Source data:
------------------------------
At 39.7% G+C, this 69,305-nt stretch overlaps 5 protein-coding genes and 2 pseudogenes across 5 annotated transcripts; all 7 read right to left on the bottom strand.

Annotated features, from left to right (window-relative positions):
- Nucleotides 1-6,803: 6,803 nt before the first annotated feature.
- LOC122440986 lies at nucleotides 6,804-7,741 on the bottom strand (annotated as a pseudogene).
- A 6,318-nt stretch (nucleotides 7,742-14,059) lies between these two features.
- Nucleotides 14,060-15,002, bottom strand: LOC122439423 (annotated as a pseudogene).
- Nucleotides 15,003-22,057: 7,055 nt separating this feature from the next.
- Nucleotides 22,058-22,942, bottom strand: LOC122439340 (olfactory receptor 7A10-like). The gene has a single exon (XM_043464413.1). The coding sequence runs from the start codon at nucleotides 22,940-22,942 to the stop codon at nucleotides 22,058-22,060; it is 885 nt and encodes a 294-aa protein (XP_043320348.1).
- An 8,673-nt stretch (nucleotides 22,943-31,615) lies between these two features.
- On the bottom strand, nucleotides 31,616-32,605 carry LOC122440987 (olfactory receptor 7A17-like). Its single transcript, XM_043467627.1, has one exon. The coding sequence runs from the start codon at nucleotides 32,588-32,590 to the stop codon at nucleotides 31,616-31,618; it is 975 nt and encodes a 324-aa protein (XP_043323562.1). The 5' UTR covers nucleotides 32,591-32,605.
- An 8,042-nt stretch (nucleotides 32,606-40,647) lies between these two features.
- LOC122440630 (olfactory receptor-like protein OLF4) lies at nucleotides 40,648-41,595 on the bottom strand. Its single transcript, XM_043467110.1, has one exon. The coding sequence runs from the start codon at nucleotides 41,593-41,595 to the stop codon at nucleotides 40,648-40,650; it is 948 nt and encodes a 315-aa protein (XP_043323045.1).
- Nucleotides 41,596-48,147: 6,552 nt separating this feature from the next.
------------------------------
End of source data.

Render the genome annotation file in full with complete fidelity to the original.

At 39.7% G+C, this 69,305-nt stretch overlaps 5 protein-coding genes and 2 pseudogenes across 5 annotated transcripts; all 7 read right to left on the bottom strand.

Annotated features, from left to right (window-relative positions):
- Nucleotides 1-6,803: 6,803 nt before the first annotated feature.
- LOC122440986 lies at nucleotides 6,804-7,741 on the bottom strand (annotated as a pseudogene).
- A 6,318-nt stretch (nucleotides 7,742-14,059) lies between these two features.
- Nucleotides 14,060-15,002, bottom strand: LOC122439423 (annotated as a pseudogene).
- Nucleotides 15,003-22,057: 7,055 nt separating this feature from the next.
- Nucleotides 22,058-22,942, bottom strand: LOC122439340 (olfactory receptor 7A10-like). The gene has a single exon (XM_043464413.1). The coding sequence runs from the start codon at nucleotides 22,940-22,942 to the stop codon at nucleotides 22,058-22,060; it is 885 nt and encodes a 294-aa protein (XP_043320348.1).
- An 8,673-nt stretch (nucleotides 22,943-31,615) lies between these two features.
- On the bottom strand, nucleotides 31,616-32,605 carry LOC122440987 (olfactory receptor 7A17-like). Its single transcript, XM_043467627.1, has one exon. The coding sequence runs from the start codon at nucleotides 32,588-32,590 to the stop codon at nucleotides 31,616-31,618; it is 975 nt and encodes a 324-aa protein (XP_043323562.1). The 5' UTR covers nucleotides 32,591-32,605.
- An 8,042-nt stretch (nucleotides 32,606-40,647) lies between these two features.
- LOC122440630 (olfactory receptor-like protein OLF4) lies at nucleotides 40,648-41,595 on the bottom strand. Its single transcript, XM_043467110.1, has one exon. The coding sequence runs from the start codon at nucleotides 41,593-41,595 to the stop codon at nucleotides 40,648-40,650; it is 948 nt and encodes a 315-aa protein (XP_043323045.1).
- Nucleotides 41,596-48,147: 6,552 nt separating this feature from the next.